The ottoman as coffee table – a popular choice. Image credit: Mackenzie Schieck

The ottoman as coffee table – a popular choice because it serves two purposes.  You can put a simple tray or have a piece of glass cut to size over top, or put your feet up when you want to.

Who needs a coffee table when you can have an arm rest tray, instead? It requires no additional space in your living room, but offers all of the same benefits as an actual table.

Awesome Arm Rest Wrap Coffee Table – Etsy

Posh but petite, this sophisticated cocktail table from West Elm will fit just about anywhere in your living space. Buy one for setting down drinks instead of a clunky coffee table, or two or three if you need the extra surface area.

Martini Side Table – West Elm $159

This 5-piece coffee table-slash-stool set may be the coolest. Not only does this multi-tasking table offer up plenty of surface space, it seamlessly holds four faux leather stools inside; for all the extra living room seating you’ll ever need.

5 piece Coffee Table and Stool Set – Wayfair $375

Lastly; you can always use something you might already have around the house – something like this vintage chest:

photo: d.king
 This chest doubles to store excess towels in TV room.

So many choices.  

Do you have a favorite?

briers in Vancouver:


Vineyard Vibes

I heard it through the grapevine

Trying to replicate the appearance of an outdoor area like this at home can be challenging.

Dirty Laundry Vineyard Patio, Summerland.  In B.C.’s beautiful Okanagan region.

When I had the desire to create the look and feel of a real vineyard patio I looked to photos and my imagination. Like the ones here, but not exactly.  As you will see.

The familiarity of having visited many wineries in British Columbia’s Okanagan wine region, Niagara-on-the-Lake in Ontario, Willamette Valley in Oregon, Napa, Sonoma, Lodi & Temecula Valley in California and Tuscany, Italy may have helped.  

A little decadence mixed with naturalness and something to take you away and remind you of vacation.  Remember vacation?  How about stay-cation? That’s the idea I was going for.  I want to enjoy the wine regions of my home.  Specifically the outdoors.  After all, I’m an outdoorsy person!

So sitting in the courtyard area with a glass of wine overlooking my vineyard mural under the ivy instead of actual grape vines felt very relaxing and the next best thing to being at the real deal. 

Although over the years, we discovered the ivy started to slowly get out of hand, growing more and more unruly.  What once appeared striking started to take over the whole area and brought some undesirable pests along the way.  So recently I was bummed to have to remove it away from the beams completely.  A dirty task.

My cozy courtyard – Summer 2019.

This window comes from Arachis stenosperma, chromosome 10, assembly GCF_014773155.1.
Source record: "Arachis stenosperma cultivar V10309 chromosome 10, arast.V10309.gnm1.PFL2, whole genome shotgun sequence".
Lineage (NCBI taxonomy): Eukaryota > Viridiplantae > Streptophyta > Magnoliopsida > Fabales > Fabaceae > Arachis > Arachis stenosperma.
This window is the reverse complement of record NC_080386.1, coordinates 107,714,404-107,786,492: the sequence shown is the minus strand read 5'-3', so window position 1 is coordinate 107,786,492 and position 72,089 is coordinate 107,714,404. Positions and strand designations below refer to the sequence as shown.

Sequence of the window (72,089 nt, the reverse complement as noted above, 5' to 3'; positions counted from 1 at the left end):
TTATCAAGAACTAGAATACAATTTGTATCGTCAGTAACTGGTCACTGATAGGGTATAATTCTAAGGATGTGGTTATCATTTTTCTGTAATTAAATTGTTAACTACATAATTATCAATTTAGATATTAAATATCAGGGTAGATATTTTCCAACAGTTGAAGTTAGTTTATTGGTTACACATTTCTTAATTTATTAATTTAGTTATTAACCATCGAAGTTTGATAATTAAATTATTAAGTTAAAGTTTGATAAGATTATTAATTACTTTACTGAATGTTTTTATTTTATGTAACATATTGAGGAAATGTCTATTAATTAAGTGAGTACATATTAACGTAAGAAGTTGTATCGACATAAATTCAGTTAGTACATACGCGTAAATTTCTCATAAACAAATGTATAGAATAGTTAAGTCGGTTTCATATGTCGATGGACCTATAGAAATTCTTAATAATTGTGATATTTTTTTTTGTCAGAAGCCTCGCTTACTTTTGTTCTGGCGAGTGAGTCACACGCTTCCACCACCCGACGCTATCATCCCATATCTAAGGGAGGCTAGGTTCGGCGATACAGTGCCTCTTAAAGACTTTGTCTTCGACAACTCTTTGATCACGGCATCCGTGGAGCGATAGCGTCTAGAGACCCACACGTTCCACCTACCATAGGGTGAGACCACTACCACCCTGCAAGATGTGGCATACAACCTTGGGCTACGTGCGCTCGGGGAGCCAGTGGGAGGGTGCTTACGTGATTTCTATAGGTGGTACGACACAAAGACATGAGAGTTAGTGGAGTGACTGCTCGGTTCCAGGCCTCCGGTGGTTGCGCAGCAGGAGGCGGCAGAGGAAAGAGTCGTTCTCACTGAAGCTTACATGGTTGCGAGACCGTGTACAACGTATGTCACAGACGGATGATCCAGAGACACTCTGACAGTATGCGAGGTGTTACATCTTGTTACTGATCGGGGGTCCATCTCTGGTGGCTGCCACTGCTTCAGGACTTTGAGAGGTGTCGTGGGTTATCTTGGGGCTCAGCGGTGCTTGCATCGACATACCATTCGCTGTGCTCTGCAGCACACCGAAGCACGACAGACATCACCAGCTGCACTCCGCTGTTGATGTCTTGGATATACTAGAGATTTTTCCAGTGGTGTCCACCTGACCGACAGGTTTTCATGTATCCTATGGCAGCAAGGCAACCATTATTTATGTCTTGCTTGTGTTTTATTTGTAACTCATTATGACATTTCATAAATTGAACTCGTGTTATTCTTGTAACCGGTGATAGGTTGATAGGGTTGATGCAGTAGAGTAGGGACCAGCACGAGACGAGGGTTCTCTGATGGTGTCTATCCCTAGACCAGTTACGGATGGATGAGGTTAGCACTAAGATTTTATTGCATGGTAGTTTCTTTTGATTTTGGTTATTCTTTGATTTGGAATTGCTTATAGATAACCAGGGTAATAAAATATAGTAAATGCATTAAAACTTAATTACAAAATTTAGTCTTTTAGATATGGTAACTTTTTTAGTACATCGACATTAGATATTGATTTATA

It took a little while to get used to the bareness on top of the cross beams where the ivy once was, but on the bright side literally, there’s a lot more light to an area where there was no light for quite some time.  So now I’m re-creating the space once more.

It will still have a vineyard feel but without the vines.  Once it’s finished I’ll take a photo and share it. A new potential and a realization that sometimes doing something out of necessity gives you a chance to create something else. Learning to let go of the familiar in any given area takes courage but it can turn out to be a positive thing. Not necessarily better, just different.

Summerhill Pyramid Winery in Kelowna, B.C. They offer some amazing organic vegan wines.  “ALIVE” is a new favorite.

Doing so makes me want to modify a few more areas around my home, inside and out.

Maybe modify is a metaphor for simplifying life in general.  A tiny transformation to keeping it fresh.

Anyone else feel this way?

Next: making the most out of smaller spaces

Life after Lockdown

The ultimate measure of a person is not where one stands in moments of comfort and convenience, but where one stands in times of challenge and controversy – Martin Luther King, Jr.

Life is challenging. I’m still here. Just not feeling exceedingly motivated to write as regularly as before.  It’s okay.  Only temporary, like everything else.

I’m only beginning to get started after the relaxed pace that resulted from being in lockdown mode from a world wide pandemic that I’m sure needs no more mention.  It’s on the news every night as has been for several months.  The only thing that has trumped that (no pun intended) has been brutal police attacks, protests from black lives matter and the rioting that resulted and is still resulting from that.  Rioting that really has nothing to do with the deserving protests. Black History Month isn’t just in February, It’s year round.